Within the Luhya community in western Kenya, where I come from, termites are seen as a delicacy. Seasoned with a little salt these insects are quite enjoyable. A visit the local market and you won’t miss local women selling the fried insects when they are in season.
Different African communities enjoy various types of insects. In my neighboring country Uganda for instance, grasshoppers locally known as ‘nsenene’ are quite popular. It is not uncommon for local communities to turn this into a profitable business whenever they are in season. However there are many that loathe the practice.
It therefore came as no surprise to me that the question of insects for both human food and livestock feed sparked some controversy when it came up at the ongoing Africa Agriculture Science Week (AASW) in Accra, Ghana. This was during a side event organized by the International Centre of Insect Physiology and Ecology (ICIPE) on ‘Science innovation for better livelihood’.
The uptake of insects is still low in Africa due to persisting perceptions.
“People think insects are not safe for human consumption due to what the insects feed on and where they move to”, remarked Professor Raina Suresh of ICIPE.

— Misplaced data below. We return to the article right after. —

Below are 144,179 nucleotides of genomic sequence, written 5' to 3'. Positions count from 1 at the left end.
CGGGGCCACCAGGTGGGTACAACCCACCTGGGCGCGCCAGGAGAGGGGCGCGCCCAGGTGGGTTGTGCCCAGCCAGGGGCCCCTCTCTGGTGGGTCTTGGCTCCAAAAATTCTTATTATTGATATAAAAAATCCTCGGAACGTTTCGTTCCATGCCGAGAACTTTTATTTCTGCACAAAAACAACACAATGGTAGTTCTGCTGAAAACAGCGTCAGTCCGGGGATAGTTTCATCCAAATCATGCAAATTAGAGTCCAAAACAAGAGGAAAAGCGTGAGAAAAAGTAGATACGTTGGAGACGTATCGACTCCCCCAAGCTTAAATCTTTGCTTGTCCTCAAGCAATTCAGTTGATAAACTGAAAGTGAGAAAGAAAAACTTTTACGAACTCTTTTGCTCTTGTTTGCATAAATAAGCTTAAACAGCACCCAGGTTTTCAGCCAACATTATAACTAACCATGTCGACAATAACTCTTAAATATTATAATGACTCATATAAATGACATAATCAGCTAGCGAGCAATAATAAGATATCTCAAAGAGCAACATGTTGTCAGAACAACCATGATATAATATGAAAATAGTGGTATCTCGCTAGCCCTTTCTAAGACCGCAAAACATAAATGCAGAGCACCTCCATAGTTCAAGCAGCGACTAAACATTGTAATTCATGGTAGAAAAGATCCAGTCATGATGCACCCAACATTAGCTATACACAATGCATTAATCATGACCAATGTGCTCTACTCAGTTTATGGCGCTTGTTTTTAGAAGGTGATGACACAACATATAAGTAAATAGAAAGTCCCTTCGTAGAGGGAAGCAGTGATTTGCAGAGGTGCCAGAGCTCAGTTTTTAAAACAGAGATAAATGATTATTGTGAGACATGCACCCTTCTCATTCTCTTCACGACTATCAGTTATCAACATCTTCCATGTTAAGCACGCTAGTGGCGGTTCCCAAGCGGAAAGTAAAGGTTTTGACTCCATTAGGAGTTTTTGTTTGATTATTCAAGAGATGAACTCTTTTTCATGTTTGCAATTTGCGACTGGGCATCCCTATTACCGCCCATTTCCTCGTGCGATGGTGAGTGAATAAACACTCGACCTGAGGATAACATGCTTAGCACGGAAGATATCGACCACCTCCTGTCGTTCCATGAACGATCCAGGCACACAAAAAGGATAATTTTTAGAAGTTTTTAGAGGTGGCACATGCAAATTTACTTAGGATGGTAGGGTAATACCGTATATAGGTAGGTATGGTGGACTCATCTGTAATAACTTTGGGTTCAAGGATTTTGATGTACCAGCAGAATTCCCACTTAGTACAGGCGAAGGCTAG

“Insect science has large implications on health, revenue generation and sustainability of the environment,” said Professor Anthony Youdeowei during the side event.
The Food and Agriculture Organization of the United Nations promoted insects as a low fat high protein alternative for both people and livestock in a recent publication Edible insects: Future prospects for food and feed security
In terms of revenue generation, insects like bees have been found as a promising alternative livelihood for smallholder farmers and especially women. With livelihood diversification, vulnerable households are empowered as they have a range of options to draw from making them food and income secure.
Learn more on: Beekeeping can help women farmers manage climate risks
Insects such as bees are also important for the survival of the environment through interdependence.
“Many crops need pollinators, and people need pollinated crops and honey”, stated Professor Suresh during a presentation on ICIPE’s bee health project, which is promoting beekeeping for pollination purposes in Kenya.
Connecting insects with climate change
According to Professor Suresh there are a number of potential impacts climate change might have on bees and pollination, but much is still not known. This includes the impact of climate change on bee-diseases and pests in Africa. Further research into this area is needed.
As climate change is a common problem in the world and Africa is feeling the worst of its effects, the CGIAR Research Program on Climate Change, Agriculture and Food Security (CCAFS) East Africa is testing promising climate change adaptation, mitigation and risk management interventions with partners through an interesting model: The Climate-Smart Villages.